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Saturday morning quotes 2.5: Context

June 23, 2012

Context is everything.  When interpreting, or even writing about historical music, we run into archaic word meanings that seem obscure and can tend to mislead the modern listener.  This means the effective interpreter has to work doubly hard to convey the original sense of the archaic meaning to modern audiences in an accessible manner, respecting both the historical artifact and the modern audience. That is, if the performer of historical music cares enough to treat his or her medium as more than a mere curiosity and allow it to emerge from the museum display case and present it in 3-D, bridging the gap between old music and modern ears.

One is reminded of the televised adaptation of  Peter Mayle’s A Year in Provence, with John Thaw and Lindsay Duncan uttering partial phrases of deliberately amusing pidgin-French in conversation with other characters, while rapidly and charmingly inserting English translations for the benefit of the audience.  This tour de force is accomplished in a comic manner that always remains true to the context of the scene.  While side-stepping judgement of whether the film was as good as the book, this sort of performance requires nothing less than great acting to pull off effectively.

We strive to gain insights into the context of the poetry we interpret by reading old sources, frequently in facsimile editions and perhaps to the point where we begin to feel more at home with the historical sensibilities than with those of the 21st century.  But we believe this work leads to much more effective interpretations and performances.

In the music of John Dowland (1563-1626) and his contemporaries, we often encounter the term passion, a word that evokes an entirely different response in the modern context.  In Dowland’s First Booke of Songs or ayres (1597), the term appears in the poetry of the first song, ‘Unquiet thoughts’. But we encounter the broader theme and its meanings in the well-known fourth song,  ‘If my complaints could passions moue’. The first lines:

If my complaints could passions mooue,
or make loue see wherein I suffer wrong:
my passions weare enough to prooue,
that my despayrs had gouernd me to long.

These first lines of the apparently anonymous poetry refer to passions in two different senses but their separate meanings seem clear enough.  The tune was also known as ‘Captain Digorie Piper his Galiard’ as published in Dowland’s Lachrimae, or Seaven Teares, Figured in Seaven Passionate Pavans (c. 1604), and is also known in its lute solo form as the triple-time adaptation of ‘Piper’s Pavan’.

As for the historical understanding of the term, from the Stanford Encyclopedia of Philosophy:

‘Passion,’ in particular, is connected with a kind of receptivity, but how the passions are receptive and what they are receptive to tend to cross over various comfortable divisions taken to mark early modern philosophy…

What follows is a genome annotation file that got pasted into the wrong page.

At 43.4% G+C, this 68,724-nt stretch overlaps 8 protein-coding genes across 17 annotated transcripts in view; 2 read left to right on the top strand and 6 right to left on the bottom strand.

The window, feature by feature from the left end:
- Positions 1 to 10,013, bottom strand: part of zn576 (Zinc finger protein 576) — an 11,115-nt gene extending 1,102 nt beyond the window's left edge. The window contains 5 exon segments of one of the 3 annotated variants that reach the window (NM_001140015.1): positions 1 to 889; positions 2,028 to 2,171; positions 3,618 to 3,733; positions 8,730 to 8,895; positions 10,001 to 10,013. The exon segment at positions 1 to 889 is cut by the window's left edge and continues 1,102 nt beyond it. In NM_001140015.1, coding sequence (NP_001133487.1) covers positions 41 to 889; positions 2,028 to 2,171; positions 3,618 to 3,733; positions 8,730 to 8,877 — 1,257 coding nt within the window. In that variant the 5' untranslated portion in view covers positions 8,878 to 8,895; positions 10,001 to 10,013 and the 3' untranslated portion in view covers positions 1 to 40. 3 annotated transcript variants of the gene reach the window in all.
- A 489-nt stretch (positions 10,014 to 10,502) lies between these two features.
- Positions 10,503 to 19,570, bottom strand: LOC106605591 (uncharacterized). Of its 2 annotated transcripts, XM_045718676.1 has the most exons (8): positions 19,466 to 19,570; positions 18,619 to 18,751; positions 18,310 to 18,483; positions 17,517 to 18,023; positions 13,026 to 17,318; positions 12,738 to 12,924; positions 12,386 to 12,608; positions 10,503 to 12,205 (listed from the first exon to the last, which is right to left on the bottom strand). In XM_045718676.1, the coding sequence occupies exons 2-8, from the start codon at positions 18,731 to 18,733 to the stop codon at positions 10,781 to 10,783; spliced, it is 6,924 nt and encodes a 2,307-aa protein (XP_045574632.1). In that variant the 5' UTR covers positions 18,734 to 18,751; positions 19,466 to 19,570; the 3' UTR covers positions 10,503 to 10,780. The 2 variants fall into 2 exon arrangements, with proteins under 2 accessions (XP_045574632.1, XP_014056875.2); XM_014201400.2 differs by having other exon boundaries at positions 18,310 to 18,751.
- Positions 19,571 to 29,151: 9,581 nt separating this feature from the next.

Not to put too fine a point on it, the passions were dissected and described by well-known philosophers including Montaigne, Descartes and Hobbes to name a few.  But one of the most interestingly fruity descriptions is by Thomas Wright from his book The Passions of the Minde in Generall, (facsimile reprint based on the 1604 edition published by University of Illinois Press, Urbana,1971).  Wright’s descriptions are typically eloquent:

He that should see Hercules raging, Orestes trembling, Cain ranging, Amnon pining, Dido consuming, Archimedes running naked would little doubt that Passions mightily change and alter the quiet temper and disposition of the Mind…Inordinate affections (as experience teacheth) many ways disquiet the Mind and trouble the peaceable state of this petty commonweal of our soul…

But when Wright turns to music he attracts our interest:

The first is a certain sympathy, correspondence, or proportion betwixt our souls & music: & no other cause can be yielded.  Who can give any other reason, why the lodestone draweth iron, but a sympathy of nature?  Why the Needle, touched but with such a stone, should never leave looking toward the North Pole; who can render other reason, than sympathy of nature?…So we may say, that such is the nature of our souls, as music hath a certain proportionate sympathy…

When these sounds affect the ear, produceth a certain spiritual quality in the soul, the which stirreth up one or another passion, according to the variety of voices, or consorts of instruments…

For as the heart is most delicate and sensitive, so it perceiveth the least motions and impressions that may be:  and it seemeth that musick in those cells playeth with the vital and animate spirits, the only instruments and spurs of passions.

A passionate performance of music from Dowland’s time must effectively bridge the gap between the historical meaning and the modern.

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